When people look back in history to January 2015, they immediately think about the massacres committed by Muslim fanatics in Paris, France at the Charlie Hebdo magazine offices and at a kosher supermarket nearby. Muslim extremists wanted to kill the writers at the magazine because they lampooned the Islamic prophet, and at the kosher store because they hated Jews.
Another kind of battle was taking place at the same time in Jerusalem, Israel. The United States Consulate, which serviced Arabs living east of the Green Line, decided it was going to begin arming Arab guards at the compound.
History of 18 Agron Street Consulate
The United States first appointed a U.S. consul to Jerusalem in 1844, at the direction of President John Tyler. The U.S. consulate moved to 18 Agron Street (circled in blue on the map above) in 1912, when the city was still under the control of the Ottomans. Within a few years the Ottomans lost most of their empire at the end of World War I, and Palestine fell under the British Mandate which was directed to continue to facilitate Jewish migration to Palestine which had been actively going on for many decades. The western portion of Jerusalem where the consulate was located was already mostly Jewish in 1912 (Jerusalem has been majority Jewish since 1867), and only became more so over the following years.
When Israel declared itself an independent state in May 1948, the United States quickly recognized it, while the Muslim and Arab world rejected the declaration completely. The armies of five Arab nations invaded Israel and at war’s end, occupied the eastern half of Jerusalem. The dividing line between Israel and Jordan, which illegally occupied and annexed in 1950 the eastern part of the city along with what is now often called the “West Bank”, was marked in green in maps, as shown above. As the United States had originally supported the 1947 UN Partition Plan which called for Jerusalem and Bethlehem to be an international city, it withheld turning the consulate into the official Israeli embassy. Instead, the US placed its embassy in Tel Aviv and opted to use the 18 Agron Street location as an office to handle local meetings, even though it considered the Jordanian annexation of the eastern part of the city illegal.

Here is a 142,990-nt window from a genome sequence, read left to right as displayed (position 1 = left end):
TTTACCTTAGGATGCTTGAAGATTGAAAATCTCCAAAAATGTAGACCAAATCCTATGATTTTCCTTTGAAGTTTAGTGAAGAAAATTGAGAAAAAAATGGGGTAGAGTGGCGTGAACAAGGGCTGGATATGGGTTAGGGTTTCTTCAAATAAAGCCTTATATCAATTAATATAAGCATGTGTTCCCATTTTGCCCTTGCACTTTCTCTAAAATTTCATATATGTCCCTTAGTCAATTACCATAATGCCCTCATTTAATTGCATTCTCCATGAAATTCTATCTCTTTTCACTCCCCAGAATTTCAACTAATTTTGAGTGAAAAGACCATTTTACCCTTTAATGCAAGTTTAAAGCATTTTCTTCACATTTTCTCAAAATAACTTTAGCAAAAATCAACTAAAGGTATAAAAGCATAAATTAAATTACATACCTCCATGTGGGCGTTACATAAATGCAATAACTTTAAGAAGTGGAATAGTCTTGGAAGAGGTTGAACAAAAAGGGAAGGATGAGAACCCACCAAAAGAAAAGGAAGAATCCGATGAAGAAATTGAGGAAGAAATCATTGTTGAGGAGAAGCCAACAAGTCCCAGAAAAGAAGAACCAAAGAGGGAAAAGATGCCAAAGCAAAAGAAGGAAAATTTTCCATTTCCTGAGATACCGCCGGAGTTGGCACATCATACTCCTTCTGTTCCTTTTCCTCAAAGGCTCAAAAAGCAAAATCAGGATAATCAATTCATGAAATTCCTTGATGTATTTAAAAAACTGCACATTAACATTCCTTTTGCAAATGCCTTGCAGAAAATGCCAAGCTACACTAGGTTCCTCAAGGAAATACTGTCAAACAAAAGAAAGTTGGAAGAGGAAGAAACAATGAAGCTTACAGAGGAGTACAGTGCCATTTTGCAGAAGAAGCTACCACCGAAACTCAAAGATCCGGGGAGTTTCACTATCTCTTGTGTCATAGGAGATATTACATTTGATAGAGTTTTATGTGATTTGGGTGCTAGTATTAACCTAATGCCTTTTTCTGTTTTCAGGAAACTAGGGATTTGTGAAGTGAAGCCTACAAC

After Jordan attacked Israel again in June 1967 and lost all of its illegally annexed land to Israel, the US decided to continue to keep its embassy in Tel Aviv and used the 18 Agron building to handle issues for Arabs living east of the Green Line, who had Jordanian citizenship until 1988 and are now referred to as Palestinian Arabs.
War in Peace
In 1993 and 1995, Israel and the newly created Palestinian Authority (PA) signed the Oslo Accords I and II. The PA was handed by Israel a number of cities – including Bethlehem – to administer, and in turn, the PA recognized Israeli authority in all lands that the PA did not control, including Jerusalem. The Oslo plan was for more land to gradually be handed to the PA, with a goal of reaching a full peace deal in five years, in September 2000. Over the five years 1995 to 2000, the PA was handed West Bank land so that most of the Palestinian Arabs living there were either in Area A under full PA control, or Area B, where PA had administrative control and Israel had security control. In September 2000, the head of the PA, Yasser Arafat, refused the peace deal and launched a terrorist war gently termed the “Second Intifada” halting the transfer of any more land to the PA.
Ten years after Oslo II, in 2005, Israel decided to leave Gaza with assurances from US President George W Bush that it would not be forced to assume borders along the Green Line nor would it need to take in Palestinian “refugees” who would be settled in a new Palestinian state. That action enabled the political-terrorist group Hamas to take over and launch wars repeatedly from the territory.
Another decade on, in January 2015, the US consulate in Jerusalem decided that it was too difficult to drive to PA-controlled land in Area A without a single continuous military escort, as the Israeli-armed guards at the consulate were forbidden by law from entering PA-controlled territory and needed to hand security of American diplomats to Palestinian security guards upon reaching the perimeter of Area A. Therefore, the head of security at the US consulate, Dan Cronin, decided that he would train and arm 35 Palestinians from eastern Jerusalem who could enter Area A without difficulty. The problem was that it’s illegal for these Palestinian Arab security guards to carry weapons in Israel. Three Israeli guards at the consulate quit in protest, saying that it’s “in effect setting up an armed Palestinian militia in the consulate. They are being trained with weapons, in Krav Maga, and tactical driving. It’s irresponsible. Who can guarantee that such weapons in the hands of Palestinians won’t spread to terror?””
In 2018, President Trump moved the US embassy to Israel’s capital in accordance with Congress’s Embassy Act of 1995 and shut the consulate offices. Services for Palestinian Arabs are now handled out of that office at 14 David Flusser Street.
In January 2015, when President Obama said he was angered at “an attack on journalists” in Paris while he ignored the attack on Jews which he later belittled as being “random,” he was simultaneously arming Palestinian Arabs inside of the US consulate in Jerusalem in blatant disregard of US-Israeli agreements. Obama’s vice president at that time is now President Biden, who has promised to reopen a consulate to Palestinian Arabs, even as he is warned that such an action will likely bring down the Israeli government.
The Obama Administration essentially set up an armed Palestinian militia inside the US Jerusalem consulate in 2015. Today, Biden is writing his own playbook on using the consulate to destabilize the Jewish State.
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